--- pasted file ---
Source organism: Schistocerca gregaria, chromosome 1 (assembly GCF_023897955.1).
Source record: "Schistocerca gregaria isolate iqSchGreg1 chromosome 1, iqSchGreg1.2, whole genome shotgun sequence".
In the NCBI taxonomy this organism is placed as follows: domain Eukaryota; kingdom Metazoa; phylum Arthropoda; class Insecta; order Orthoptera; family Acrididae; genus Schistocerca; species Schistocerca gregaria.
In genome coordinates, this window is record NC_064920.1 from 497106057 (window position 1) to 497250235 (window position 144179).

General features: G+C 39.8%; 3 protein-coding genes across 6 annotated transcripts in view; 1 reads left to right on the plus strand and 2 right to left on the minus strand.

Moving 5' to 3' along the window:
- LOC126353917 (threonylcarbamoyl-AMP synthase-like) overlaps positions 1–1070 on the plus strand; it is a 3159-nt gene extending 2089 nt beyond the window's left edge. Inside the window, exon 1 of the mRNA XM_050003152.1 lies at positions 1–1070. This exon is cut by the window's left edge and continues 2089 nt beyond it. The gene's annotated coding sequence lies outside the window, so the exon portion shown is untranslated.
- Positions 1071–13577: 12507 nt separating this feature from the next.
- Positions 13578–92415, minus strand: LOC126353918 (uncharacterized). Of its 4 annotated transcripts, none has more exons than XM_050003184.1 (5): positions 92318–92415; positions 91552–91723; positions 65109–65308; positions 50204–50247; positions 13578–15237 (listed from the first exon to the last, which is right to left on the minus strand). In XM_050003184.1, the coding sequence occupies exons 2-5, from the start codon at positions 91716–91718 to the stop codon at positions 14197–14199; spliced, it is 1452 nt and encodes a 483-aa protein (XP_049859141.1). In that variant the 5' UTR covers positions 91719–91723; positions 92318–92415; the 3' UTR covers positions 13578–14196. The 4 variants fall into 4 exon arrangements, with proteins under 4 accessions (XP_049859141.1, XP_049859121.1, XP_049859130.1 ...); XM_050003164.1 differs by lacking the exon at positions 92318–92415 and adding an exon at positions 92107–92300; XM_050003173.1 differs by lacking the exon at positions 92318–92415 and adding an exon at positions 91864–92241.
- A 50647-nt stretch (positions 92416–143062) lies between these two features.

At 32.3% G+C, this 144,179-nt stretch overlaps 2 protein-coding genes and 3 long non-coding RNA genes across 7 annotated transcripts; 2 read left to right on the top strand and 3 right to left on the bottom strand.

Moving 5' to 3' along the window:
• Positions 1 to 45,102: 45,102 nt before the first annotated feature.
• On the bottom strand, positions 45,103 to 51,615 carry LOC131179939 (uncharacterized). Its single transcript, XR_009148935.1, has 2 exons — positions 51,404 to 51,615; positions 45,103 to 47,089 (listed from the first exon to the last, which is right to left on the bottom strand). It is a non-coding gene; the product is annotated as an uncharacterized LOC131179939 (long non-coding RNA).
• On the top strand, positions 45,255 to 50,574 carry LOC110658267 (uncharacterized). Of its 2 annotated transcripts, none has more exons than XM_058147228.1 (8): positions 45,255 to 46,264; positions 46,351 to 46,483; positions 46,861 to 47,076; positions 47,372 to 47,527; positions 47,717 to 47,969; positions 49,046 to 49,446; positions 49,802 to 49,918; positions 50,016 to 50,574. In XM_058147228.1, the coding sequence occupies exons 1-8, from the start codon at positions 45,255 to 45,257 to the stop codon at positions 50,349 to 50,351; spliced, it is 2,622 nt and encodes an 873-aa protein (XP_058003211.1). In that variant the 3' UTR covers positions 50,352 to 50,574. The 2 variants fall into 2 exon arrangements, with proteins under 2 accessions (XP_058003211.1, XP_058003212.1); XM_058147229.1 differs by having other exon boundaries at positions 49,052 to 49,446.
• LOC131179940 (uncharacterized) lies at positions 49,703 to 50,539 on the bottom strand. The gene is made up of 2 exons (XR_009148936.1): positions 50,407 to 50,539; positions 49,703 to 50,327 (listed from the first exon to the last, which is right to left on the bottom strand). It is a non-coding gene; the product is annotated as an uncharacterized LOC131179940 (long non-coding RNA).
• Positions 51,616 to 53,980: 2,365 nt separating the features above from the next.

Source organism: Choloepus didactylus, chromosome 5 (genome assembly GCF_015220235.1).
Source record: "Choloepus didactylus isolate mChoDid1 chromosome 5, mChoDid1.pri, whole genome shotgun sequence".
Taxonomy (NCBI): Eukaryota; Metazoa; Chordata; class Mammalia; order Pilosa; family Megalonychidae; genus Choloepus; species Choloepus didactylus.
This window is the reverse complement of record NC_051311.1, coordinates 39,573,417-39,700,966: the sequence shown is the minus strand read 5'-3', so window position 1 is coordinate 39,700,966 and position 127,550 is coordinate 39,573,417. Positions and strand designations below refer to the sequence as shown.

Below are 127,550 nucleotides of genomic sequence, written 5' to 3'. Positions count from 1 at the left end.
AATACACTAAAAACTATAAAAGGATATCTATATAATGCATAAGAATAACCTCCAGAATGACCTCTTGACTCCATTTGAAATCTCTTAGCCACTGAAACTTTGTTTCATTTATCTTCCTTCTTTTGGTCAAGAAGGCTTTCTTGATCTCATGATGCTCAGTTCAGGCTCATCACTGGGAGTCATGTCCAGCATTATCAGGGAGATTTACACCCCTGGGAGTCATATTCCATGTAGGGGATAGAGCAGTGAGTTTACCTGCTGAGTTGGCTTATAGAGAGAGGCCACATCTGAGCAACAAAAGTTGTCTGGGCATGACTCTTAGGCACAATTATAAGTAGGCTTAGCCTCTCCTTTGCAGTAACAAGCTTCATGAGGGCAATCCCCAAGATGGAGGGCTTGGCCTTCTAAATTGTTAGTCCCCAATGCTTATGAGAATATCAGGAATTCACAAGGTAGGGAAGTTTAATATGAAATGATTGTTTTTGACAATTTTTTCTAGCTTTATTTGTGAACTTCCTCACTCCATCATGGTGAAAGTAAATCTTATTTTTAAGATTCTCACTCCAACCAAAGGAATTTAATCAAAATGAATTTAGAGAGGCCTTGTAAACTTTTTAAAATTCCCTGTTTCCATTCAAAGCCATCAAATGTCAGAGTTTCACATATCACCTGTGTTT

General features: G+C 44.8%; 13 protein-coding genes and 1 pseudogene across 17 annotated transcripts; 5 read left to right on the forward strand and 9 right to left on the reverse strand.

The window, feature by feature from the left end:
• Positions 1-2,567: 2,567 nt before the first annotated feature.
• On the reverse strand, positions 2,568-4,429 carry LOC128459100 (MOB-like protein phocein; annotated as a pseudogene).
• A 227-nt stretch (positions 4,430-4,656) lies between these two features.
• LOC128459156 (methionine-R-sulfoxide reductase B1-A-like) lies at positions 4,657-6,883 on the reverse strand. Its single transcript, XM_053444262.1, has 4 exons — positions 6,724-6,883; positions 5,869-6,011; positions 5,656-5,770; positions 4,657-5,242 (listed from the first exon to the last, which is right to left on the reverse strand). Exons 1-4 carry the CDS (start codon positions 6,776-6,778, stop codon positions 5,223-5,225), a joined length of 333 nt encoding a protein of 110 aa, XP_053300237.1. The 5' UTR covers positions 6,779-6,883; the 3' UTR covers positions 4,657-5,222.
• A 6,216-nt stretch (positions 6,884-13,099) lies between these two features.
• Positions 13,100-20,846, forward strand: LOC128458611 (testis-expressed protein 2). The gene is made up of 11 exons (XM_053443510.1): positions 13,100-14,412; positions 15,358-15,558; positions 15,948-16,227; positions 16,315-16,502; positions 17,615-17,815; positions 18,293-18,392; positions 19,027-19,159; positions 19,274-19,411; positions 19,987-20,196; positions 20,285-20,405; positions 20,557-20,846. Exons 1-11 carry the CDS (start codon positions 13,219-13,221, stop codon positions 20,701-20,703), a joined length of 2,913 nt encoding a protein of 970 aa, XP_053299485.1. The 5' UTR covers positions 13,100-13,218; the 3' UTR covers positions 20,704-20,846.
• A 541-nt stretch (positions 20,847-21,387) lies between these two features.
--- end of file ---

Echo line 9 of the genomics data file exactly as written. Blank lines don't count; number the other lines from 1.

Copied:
- Positions 13578–92415, minus strand: LOC126353918 (uncharacterized). Of its 4 annotated transcripts, none has more exons than XM_050003184.1 (5): positions 92318–92415; positions 91552–91723; positions 65109–65308; positions 50204–50247; positions 13578–15237 (listed from the first exon to the last, which is right to left on the minus strand). In XM_050003184.1, the coding sequence occupies exons 2-5, from the start codon at positions 91716–91718 to the stop codon at positions 14197–14199; spliced, it is 1452 nt and encodes a 483-aa protein (XP_049859141.1). In that variant the 5' UTR covers positions 91719–91723; positions 92318–92415; the 3' UTR covers positions 13578–14196. The 4 variants fall into 4 exon arrangements, with proteins under 4 accessions (XP_049859141.1, XP_049859121.1, XP_049859130.1 ...); XM_050003164.1 differs by lacking the exon at positions 92318–92415 and adding an exon at positions 92107–92300; XM_050003173.1 differs by lacking the exon at positions 92318–92415 and adding an exon at positions 91864–92241.